NextEra deal marks beginning of end of TXU saga

July 29, 2016

The author is a Reuters Breakingviews columnist. The opinions expressed are his own.

The long, sad saga of TXU may finally be heading toward a conclusion. Power producer NextEra Energy is buying the bankrupt giant’s 80 percent stake in transmission group Oncor Electric Delivery, valued at $18.4 billion. The $45 billion leveraged buyout of TXU, now called Energy Future Holdings, hit trouble soon after its 2007 completion. Most creditors will have to be satisfied with a slice of the former TXU’s other assets.

The largest-ever LBO essentially involved backers KKR, TPG Capital and Goldman Sachs taking a huge punt on the price of natural gas. If it rose, the utility’s coal-powered generators would become highly profitable – with largely fixed costs, the power they produced could be sold at a relatively high price set by the cost of gas. The bet misfired as gas prices plummeted.

Regulators, however, had insisted Oncor be ring-fenced, and a 20 percent stake sold to outside investors, before agreeing to the buyout nearly 10 years ago. That proved sensible, saving Oncor from going bust. NextEra is taking control of the company, along the way repaying $9.5 billion to creditors and assuming additional debt.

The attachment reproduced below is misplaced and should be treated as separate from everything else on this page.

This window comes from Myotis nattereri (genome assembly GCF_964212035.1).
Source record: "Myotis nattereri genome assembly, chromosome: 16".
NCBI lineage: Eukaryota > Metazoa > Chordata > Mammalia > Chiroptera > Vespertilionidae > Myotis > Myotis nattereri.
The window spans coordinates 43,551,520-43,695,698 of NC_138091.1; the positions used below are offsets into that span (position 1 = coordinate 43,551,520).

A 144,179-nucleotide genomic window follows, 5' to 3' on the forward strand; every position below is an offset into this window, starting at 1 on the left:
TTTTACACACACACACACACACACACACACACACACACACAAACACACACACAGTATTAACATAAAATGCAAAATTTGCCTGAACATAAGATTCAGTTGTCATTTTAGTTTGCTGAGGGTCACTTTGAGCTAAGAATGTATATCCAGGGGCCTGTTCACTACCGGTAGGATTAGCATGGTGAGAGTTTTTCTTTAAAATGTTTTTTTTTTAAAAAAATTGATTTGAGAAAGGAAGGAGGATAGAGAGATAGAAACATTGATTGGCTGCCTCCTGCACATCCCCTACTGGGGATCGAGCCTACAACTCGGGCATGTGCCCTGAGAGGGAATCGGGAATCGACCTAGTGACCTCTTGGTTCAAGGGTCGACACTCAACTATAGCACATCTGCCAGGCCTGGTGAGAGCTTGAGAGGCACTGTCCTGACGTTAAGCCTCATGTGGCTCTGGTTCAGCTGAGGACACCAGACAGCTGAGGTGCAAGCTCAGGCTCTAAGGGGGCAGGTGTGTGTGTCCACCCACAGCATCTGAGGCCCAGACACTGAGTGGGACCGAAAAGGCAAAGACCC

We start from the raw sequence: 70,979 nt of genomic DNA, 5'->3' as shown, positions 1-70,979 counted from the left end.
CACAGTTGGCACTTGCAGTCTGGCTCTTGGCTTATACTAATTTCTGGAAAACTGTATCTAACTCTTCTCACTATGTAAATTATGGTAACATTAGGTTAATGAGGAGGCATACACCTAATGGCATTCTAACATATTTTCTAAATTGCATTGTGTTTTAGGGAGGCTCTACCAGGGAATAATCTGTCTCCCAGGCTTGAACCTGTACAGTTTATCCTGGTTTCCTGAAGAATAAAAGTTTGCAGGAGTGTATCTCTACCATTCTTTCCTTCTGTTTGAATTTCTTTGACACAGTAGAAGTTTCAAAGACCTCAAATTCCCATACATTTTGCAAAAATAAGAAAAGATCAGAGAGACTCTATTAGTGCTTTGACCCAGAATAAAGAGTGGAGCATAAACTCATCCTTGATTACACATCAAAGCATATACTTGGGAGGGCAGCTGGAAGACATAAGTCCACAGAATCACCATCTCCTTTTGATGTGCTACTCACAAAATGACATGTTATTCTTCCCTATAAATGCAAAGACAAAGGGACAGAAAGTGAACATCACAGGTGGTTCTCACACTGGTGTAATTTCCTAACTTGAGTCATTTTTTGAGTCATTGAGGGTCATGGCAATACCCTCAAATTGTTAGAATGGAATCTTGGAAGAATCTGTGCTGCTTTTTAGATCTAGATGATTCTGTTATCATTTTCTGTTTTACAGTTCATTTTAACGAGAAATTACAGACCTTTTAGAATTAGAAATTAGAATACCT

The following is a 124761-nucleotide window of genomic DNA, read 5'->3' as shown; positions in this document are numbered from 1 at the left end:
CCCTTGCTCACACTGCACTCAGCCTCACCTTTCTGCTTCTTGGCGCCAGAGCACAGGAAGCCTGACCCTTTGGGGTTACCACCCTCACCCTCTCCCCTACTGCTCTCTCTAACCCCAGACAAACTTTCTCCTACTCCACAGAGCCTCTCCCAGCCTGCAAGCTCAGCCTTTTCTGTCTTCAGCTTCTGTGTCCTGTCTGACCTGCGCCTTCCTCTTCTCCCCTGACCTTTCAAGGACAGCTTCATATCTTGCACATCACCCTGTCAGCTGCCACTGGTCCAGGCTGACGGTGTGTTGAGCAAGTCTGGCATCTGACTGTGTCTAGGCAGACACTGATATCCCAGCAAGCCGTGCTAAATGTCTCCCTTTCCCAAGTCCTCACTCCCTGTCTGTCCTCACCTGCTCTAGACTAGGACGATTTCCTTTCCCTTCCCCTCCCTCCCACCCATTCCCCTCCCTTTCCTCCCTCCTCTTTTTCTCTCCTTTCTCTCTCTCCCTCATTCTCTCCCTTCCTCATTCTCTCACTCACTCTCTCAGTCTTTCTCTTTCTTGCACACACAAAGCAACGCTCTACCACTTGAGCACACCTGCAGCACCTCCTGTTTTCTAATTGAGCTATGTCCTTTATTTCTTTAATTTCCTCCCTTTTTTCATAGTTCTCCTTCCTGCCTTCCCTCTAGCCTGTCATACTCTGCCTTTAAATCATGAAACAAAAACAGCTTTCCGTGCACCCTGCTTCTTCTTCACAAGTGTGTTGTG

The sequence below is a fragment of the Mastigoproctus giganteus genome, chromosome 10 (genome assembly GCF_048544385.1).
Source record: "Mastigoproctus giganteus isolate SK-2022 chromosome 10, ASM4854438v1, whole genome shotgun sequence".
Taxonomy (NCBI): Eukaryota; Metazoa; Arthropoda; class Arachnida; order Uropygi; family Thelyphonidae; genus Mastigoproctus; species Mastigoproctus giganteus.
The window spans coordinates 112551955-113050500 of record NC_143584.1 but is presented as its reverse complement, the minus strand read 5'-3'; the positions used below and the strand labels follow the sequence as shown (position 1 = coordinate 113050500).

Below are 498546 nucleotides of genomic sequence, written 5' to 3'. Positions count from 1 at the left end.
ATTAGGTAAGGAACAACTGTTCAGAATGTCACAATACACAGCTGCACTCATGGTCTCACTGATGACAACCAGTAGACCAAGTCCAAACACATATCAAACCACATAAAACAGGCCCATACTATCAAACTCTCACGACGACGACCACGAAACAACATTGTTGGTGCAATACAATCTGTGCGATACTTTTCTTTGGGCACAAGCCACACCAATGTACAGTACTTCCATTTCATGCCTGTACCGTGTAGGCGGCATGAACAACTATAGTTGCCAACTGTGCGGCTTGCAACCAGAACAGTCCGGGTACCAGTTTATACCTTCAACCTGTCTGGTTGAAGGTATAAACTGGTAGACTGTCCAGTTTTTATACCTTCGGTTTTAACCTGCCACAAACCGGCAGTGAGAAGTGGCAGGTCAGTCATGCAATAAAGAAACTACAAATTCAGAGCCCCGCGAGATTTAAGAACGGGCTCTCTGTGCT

NextEra’s purchase needs approval from the bankruptcy court and regulators. With the rest of Energy Future’s business – including power generation and retail services – set to be spun off, the court and creditors may be on side. But watchdogs are not always a pushover. NextEra saw a $4.3 billion plan to purchase a utility in Hawaii shot down earlier this month. Its promises to keep Oncor’s Dallas headquarters, retain employees and maintain pay should help, as presumably will the prospect of an end to uncertainty over Energy Future’s fate.

Assuming Oncor goes, holders of the remainder of what was once $40 billion worth of debt will be left owning chunks of Energy Future’s less-regulated operations. These were the great hopes at the time of the TXU LBO, but their prospects are uncertain and depend on how volatile electricity markets evolve. That could mean the story is not quite yet over for battered creditors. But they’ll be hoping it’s at least the beginning of the end.

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